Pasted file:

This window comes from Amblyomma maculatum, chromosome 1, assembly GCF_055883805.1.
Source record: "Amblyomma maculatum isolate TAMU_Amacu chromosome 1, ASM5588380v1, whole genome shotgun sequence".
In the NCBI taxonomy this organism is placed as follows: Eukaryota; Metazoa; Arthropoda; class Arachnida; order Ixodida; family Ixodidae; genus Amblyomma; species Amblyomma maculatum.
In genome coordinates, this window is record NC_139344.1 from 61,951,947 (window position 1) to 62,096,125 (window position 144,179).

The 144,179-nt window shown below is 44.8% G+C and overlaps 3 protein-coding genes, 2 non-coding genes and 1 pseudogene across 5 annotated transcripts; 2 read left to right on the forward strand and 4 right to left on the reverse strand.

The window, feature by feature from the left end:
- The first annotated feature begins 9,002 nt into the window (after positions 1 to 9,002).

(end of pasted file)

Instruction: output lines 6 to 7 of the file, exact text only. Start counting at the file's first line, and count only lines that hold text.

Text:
The window, feature by feature from the left end:
- The first annotated feature begins 9,002 nt into the window (after positions 1 to 9,002).